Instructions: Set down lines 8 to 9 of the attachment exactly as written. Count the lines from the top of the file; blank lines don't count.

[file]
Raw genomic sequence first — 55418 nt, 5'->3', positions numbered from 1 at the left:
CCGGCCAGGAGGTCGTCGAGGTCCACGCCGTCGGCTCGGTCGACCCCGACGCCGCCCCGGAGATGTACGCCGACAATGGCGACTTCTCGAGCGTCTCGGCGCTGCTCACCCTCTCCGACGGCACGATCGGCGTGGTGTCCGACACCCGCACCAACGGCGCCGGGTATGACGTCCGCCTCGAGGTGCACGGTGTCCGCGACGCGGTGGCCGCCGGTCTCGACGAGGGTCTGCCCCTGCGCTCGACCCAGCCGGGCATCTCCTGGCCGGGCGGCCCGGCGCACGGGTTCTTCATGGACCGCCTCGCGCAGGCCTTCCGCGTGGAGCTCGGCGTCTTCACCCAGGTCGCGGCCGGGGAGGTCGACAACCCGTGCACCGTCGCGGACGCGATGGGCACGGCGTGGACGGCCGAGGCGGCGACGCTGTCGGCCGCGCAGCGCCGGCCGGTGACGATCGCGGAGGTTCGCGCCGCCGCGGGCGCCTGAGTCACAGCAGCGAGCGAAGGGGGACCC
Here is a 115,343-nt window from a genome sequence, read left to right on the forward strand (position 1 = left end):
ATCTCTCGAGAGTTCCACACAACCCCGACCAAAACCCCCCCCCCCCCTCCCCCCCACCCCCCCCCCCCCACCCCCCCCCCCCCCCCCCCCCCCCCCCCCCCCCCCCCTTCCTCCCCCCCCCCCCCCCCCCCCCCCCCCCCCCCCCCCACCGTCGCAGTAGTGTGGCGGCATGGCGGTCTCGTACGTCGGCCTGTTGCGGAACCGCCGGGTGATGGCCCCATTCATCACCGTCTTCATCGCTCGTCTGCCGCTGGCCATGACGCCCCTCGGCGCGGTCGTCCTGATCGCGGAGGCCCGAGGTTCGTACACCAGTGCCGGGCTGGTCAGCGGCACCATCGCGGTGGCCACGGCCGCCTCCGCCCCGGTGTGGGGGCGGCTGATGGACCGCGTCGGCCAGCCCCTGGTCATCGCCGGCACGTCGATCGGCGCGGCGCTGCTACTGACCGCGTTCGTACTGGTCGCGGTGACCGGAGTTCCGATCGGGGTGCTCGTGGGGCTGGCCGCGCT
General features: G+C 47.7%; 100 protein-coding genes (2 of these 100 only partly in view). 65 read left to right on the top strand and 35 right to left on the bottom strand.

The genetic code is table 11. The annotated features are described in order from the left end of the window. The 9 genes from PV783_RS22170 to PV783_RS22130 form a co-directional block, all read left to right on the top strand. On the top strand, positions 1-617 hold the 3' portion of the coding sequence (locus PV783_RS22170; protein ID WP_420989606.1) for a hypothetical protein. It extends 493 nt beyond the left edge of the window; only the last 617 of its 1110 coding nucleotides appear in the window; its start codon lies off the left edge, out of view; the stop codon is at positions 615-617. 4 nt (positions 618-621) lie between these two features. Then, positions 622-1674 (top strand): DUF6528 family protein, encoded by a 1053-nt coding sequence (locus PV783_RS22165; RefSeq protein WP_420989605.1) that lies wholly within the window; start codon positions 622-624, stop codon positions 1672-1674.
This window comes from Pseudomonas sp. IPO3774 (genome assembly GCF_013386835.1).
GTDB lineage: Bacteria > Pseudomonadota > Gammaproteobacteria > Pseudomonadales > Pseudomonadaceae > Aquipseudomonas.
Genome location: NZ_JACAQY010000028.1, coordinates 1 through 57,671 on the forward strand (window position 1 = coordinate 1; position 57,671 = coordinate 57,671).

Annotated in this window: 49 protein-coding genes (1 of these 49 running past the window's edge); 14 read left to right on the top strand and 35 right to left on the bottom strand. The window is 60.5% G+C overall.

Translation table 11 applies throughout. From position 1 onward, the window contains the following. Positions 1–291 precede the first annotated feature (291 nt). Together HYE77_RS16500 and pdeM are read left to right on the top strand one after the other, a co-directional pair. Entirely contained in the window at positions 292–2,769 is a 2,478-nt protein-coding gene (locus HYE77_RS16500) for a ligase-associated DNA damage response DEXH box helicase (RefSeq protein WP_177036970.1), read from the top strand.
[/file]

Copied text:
GTDB lineage: Bacteria > Pseudomonadota > Gammaproteobacteria > Pseudomonadales > Pseudomonadaceae > Aquipseudomonas.
Genome location: NZ_JACAQY010000028.1, coordinates 1 through 57,671 on the forward strand (window position 1 = coordinate 1; position 57,671 = coordinate 57,671).